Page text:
Reviewby Carl Kimlinger,
Emma: A Victorian Romance
Sub.DVD - DVD Collection 2
A month has passed since Emma left London and William behind. She still believes wholeheartedly in her decision to abandon her forbidden relationship and she soon settles into a comfortable routine working at the rural retreat of the wealthy, unpredictable Mrs. Mölders. But the hole in her heart has never really healed, and her natural reticence alienates her from her coworkers. In London William is floundering in the wake of Emma's departure, eventually finding support in Eleanor. When the two are engaged, his father is overjoyed, while her father, the intolerant Viscount Campbell, rankles under the necessity of marrying his daughter off to the nouveau riche. Emma resists all temptation to return to London, but events conspire against her when a seemingly innocent friendship with a lonely lady lands her at the entirely wrong engagement party.
Where Emma's first season derived its most pleasurable moments from Mrs. Stownar's dry, knowing relationship with Emma, with her death the second series shifts its focus exclusively onto Emma's romantic travails. It's impossible not to miss the sharp, secretly compassionate old lady, but it's actually the subsequent shift to pure romance that gives real pause. Neither William nor Emma, as strong and fundamentally decent as they are, are particularly arresting individuals. There's no guarantee that they will be capable of supporting a full-fledged romantic drama, and theirs is the type of pure love that basically destroys any possible romantic turnarounds, rendering its course quite predictable. Add to that the fact that their basic predicament has been the base of countless romances since Shakespeare popularized it with Romeo and Juliet, and you have reason for trepidation even after the superb showing the series made in its first season. As it turns out, such fears are entirely unfounded. True to its name, the second season is a simple Victorian romance, but it's a simple romance that, for all of its white-bread conventionality, is possessed of a gentle, slow-moving power.
The genius of Emma's second season is to take the universal tale of two lovers separated by forces beyond their control and imbed it, not in ripe melodrama, but in stolid, everyday life. Emotions emerge slowly from repetitive mundanities and seep almost unnoticed from underneath heavy Victorian manners, building quietly to emotional climaxes that are both subtle and potent. Director Tsuneo Kobayashi has an uncanny ability to communicate a wealth of feeling with a single significant movement of animated eyes, and he guides emotions and events with a sure, surprisingly cinematic hand that never grows heavy or obtrusive. Even the plot contrivances leading up to Emma and William's inevitable reunion unfold with a grace that makes their preposterousness seem natural, and the repercussions of their meeting are as achingly honest as they are devastating.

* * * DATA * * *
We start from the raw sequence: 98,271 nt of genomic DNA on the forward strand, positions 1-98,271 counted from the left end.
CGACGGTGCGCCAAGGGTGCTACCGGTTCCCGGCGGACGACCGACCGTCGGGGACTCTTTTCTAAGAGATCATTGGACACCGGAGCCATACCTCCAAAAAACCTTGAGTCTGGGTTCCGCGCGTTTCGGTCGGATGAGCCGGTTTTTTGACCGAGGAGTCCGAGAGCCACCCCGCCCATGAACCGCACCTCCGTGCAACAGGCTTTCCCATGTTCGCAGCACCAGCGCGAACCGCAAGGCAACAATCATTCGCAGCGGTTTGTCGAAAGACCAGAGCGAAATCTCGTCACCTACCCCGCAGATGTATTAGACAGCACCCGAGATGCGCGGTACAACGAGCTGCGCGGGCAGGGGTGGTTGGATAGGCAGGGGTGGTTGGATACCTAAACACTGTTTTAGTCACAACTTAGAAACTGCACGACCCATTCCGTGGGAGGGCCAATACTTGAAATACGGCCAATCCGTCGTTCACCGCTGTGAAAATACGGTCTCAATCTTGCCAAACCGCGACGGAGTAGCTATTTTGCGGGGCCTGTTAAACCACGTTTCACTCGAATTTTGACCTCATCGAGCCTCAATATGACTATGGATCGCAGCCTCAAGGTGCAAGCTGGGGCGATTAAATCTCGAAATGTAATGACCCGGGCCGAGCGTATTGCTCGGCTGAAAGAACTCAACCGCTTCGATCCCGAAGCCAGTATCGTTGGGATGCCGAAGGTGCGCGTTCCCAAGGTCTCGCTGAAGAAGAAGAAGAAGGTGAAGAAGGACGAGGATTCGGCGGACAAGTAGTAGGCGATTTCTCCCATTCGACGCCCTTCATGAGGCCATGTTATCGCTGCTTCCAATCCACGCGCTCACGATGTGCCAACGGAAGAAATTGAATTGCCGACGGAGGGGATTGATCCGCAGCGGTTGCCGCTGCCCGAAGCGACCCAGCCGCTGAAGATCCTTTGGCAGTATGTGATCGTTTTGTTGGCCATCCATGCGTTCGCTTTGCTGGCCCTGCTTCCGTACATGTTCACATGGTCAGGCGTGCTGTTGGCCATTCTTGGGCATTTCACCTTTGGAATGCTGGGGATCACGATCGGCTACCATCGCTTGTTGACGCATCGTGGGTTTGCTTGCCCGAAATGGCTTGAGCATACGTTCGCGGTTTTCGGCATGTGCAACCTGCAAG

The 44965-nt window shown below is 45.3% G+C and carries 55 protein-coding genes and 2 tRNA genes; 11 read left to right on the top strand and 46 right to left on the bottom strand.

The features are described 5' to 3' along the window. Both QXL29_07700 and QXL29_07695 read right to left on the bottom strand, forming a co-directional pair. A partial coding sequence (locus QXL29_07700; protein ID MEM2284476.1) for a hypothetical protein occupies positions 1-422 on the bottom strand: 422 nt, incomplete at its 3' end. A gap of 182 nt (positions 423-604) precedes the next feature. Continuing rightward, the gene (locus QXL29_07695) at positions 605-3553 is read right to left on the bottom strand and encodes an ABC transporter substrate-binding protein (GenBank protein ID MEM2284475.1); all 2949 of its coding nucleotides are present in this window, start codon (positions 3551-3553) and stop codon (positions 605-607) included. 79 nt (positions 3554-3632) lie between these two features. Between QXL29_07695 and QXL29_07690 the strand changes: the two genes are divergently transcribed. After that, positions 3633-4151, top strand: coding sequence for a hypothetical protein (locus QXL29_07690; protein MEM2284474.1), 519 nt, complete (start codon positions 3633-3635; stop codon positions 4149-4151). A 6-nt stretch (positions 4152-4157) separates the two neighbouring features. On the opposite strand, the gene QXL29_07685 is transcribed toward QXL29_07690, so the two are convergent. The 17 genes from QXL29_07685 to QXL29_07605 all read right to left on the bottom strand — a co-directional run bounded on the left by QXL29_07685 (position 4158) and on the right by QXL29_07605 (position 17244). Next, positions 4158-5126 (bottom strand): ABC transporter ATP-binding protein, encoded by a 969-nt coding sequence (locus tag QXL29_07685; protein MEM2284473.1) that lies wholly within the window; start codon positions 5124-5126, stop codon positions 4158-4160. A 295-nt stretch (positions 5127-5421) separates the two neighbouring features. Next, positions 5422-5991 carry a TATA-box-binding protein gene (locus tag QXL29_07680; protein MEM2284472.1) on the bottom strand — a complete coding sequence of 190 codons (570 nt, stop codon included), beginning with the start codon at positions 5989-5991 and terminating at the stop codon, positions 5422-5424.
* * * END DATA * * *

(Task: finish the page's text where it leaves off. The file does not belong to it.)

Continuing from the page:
As for the gap left by Mrs. Stownar, it is filled with unexpected success by the supporting cast, including Emma's coworkers and eccentric new boss, but also including more established characters such as William's father, whose marriage explains his autocratic treatment of William's love life, and Eleanor, who grows from love-struck girl to self-possessed woman in a mere handful of episodes.
The meticulous reconstruction of Victorian England, from the gilded excesses of the ruling class to the homey roughness of their servants, still dominates the series' production. Active background animation and lush art keep London living and breathing (even without William's effusive monologues about its history), and the period detail in the clothing and manners of the characters is breathtaking given its animated nature. However, the shift to intense romanticism also showcases some of the series' less obvious technical merits. Kobayashi displays a refreshing willingness to trust his visuals in the absence of explanatory dialogue, allowing Eleanor to do her most important speaking with a pair of startling, expressive eyes, and letting the stiff, unyielding faces of patriarchs such as Viscount Campbell say everything that needs saying about the inflexible nature of their dying class system. The romance also affords Kobayashi the opportunity to combine gorgeous, lyrical imagery with Kunihiko Ryo's beautiful minimalist score, most remarkably during a delicate moonlit tryst between William and Emma.
In case anyone missed the “sub” in the title of this review, yes, Right Stuf is releasing the series, like its predecessor, without an English version. Unlike its predecessor, this set is slim on extras, boasting only clean opening and ending animation (along with some boring Japanese promos) and a substantially less substantial booklet. The booklet does afford one a chance to admire Mori's clean, sharp character designs by way of an extensive collection of line art, and the last few pages are devoted to an exclusive—and lengthy—interview with her that is quite interesting, in spite of its prosaic nature.
Emma's second season is undeniably more conventional than its first—romantic drama abounds and instead of fragile hope, it ends on a note of swooning romanticism that would be cheesy were it not so satisfying—but that's weak criticism in the face of the quiet strength of its central romance. Traditionally Victorian romance may be to men what The Three Stooges is to women, but that just goes to show how useless tradition can be. Emma is a series that anyone on the lookout for something slow, bittersweet and rewarding can enjoy, regardless of testosterone level.
Overall (sub) : B+
Story : B+
Animation : B+
Art : A
Music : B+
+ A rewarding end to a quiet romance whose potent sentimentality belies its gentle slice-of-life nature.
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